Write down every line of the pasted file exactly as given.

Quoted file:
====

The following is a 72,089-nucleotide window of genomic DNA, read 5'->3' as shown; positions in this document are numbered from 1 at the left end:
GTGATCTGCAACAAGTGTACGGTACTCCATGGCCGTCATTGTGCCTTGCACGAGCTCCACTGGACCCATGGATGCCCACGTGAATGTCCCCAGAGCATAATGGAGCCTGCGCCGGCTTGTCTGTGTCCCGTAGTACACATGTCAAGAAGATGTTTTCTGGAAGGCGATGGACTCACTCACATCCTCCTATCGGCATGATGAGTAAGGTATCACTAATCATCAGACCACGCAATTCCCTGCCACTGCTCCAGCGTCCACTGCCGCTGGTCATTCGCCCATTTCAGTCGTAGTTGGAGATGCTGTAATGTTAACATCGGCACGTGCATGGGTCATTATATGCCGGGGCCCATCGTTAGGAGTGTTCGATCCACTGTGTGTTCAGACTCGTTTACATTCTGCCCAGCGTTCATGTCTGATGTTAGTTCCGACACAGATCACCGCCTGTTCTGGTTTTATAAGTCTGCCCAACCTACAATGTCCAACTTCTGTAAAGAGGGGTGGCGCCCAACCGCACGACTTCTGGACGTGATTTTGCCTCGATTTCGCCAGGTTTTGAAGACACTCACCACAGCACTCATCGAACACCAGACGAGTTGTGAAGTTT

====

The following is a 72,089-nucleotide window of genomic DNA, read 5'->3' as shown; positions in this document are numbered from 1 at the left end:
GTGATCTGCAACAAGTGTACGGTACTCCATGGCCGTCATTGTGCCTTGCACGAGCTCCACTGGACCCATGGATGCCCACGTGAATGTCCCCAGAGCATAATGGAGCCTGCGCCGGCTTGTCTGTGTCCCGTAGTACACATGTCAAGAAGATGTTTTCTGGAAGGCGATGGACTCACTCACATCCTCCTATCGGCATGATGAGTAAGGTATCACTAATCATCAGACCACGCAATTCCCTGCCACTGCTCCAGCGTCCACTGCCGCTGGTCATTCGCCCATTTCAGTCGTAGTTGGAGATGCTGTAATGTTAACATCGGCACGTGCATGGGTCATTATATGCCGGGGCCCATCGTTAGGAGTGTTCGATCCACTGTGTGTTCAGACTCGTTTACATTCTGCCCAGCGTTCATGTCTGATGTTAGTTCCGACACAGATCACCGCCTGTTCTGGTTTTATAAGTCTGCCCAACCTACAATGTCCAACTTCTGTAAAGAGGGGTGGCGCCCAACCGCACGACTTCTGGACGTGATTTTGCCTCGATTTCGCCAGGTTTTGAAGACACTCACCACAGCACTCATCGAACACCAGACGAGTTGTGAAGTTT